I think I would end up giving myself a heart attack, so probably best if I shy away from all of Ross’ tactics. But there are things to be learned from how a professional wrestling match is presented and sold to the audience.

To this end, I often write scripted dialogue or descriptions of monster abilities so my players have more information about the events in combat. I have utilized this approach in the No Assembly Required monster series because I find it helpful. In all honesty, I do not do this enough in my home campaign and fall into the following trap, “The [monster] tries to attack with [power] . . . and hits. You take . . . [X] damage.” I try to be more descriptive with every attack, but it’s a challenge when I’m monitoring everything else that is going on in a combat encounter. When I have prepared text to work from, it is a reminder to describe the actions of the monsters and sell the story. When I do not add life to the monsters by selling their individual characteristics and reactions, the monsters become generic bags of hit points for the players to bash.

I have also invited players to join in the activity of describing events during combat. The aforementioned Griffo (Halfling Rogue) enjoys adding flavor text to his attacks, and I thoroughly encourage that activity. One method I have used for many months is to ask each player to describe how they killed a monster whenever they drop a foe to 0 hit points. It has produced some memorable moments in our game. Some funny moments like when the Rogue simply stated, “I deliver a downward strike to his plump calf” and everyone responded, “THAT’S IT!?” And other more elaborate moments, such as the Warforged Barbarian settling into a “I just jumped through Agent Smith like Neo at the end of The Matrix and he explodes into tiny pieces so now the walls around me are rippling because I just smashed reality” theme for an evening. It’s like his new finishing move – like the Stone Cold Stunner. See, it all can come back to professional wrestling!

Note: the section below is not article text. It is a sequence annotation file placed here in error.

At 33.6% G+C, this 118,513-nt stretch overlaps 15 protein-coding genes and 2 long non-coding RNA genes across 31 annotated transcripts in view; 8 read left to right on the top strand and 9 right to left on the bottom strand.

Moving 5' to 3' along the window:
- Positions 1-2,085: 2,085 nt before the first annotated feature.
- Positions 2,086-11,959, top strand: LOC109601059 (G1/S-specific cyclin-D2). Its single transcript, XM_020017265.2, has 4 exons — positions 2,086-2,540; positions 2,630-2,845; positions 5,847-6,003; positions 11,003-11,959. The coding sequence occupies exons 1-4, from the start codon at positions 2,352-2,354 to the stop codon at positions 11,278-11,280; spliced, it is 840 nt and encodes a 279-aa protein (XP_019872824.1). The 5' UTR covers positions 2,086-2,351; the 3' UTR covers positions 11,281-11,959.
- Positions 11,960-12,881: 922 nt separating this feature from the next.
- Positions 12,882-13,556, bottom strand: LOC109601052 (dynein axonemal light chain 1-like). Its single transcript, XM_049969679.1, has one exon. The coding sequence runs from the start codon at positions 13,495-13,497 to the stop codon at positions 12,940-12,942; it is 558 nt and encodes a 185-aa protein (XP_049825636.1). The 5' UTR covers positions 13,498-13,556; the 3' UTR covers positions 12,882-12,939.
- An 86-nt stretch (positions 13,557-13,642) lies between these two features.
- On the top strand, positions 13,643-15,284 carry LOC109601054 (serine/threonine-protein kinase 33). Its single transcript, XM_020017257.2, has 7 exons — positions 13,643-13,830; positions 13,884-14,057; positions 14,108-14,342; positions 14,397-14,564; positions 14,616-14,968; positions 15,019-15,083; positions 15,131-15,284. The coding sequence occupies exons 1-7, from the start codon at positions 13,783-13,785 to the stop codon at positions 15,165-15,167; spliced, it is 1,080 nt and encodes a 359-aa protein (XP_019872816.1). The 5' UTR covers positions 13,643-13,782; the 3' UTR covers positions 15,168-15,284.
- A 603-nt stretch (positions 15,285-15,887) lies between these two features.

• Professional wresting matches provide a wonderful template for how to sell a series of events between forces of good and evil. Learn how to sell the drama and tell a story like the best in the business. Find your inner Jim Ross!
  • Prepare descriptions for monster powers and environmental effects and dialogue for your villains to challenge, taunt and respond to the player characters. Scroll to the bottom of any No Assembly Required column to view examples of flavor text for power descriptions.
  • Encourage player involvement in telling the story during combat encounters. At the very least, ask players to describe their kills. They will likely enjoy describing how they just vanquished their foe!

Author: The Id DM

The Id DM is a psychologist during the weekdays. He DMs for a group of fairly loyal and responsible PCs every other Friday night. In the approximate 330 hours between sessions, he is likely anxious about how to ensure the next game he runs doesn't suck.

14 thoughts on “Selling The Drama”

  1. A neat way to remind us to act out our actions in and out of combat. I will admit that it’s easy to fall into the mechanical way of playing (in any edition, mind you. I’ve done it in 3e, 4e, and Pathfinder).

    If wrestling ever taught me anything, it’s that chewing on the scenery helps get a point across to your audience, but that’s a completely different article.

    1. Could you elaborate on that last point a bit more? I’m not sure I entirely know what you mean. Yes, it’s very easy to fall into “run the encounter” mode and get away from “tell a story” mode. I need to get better and incorporating the two!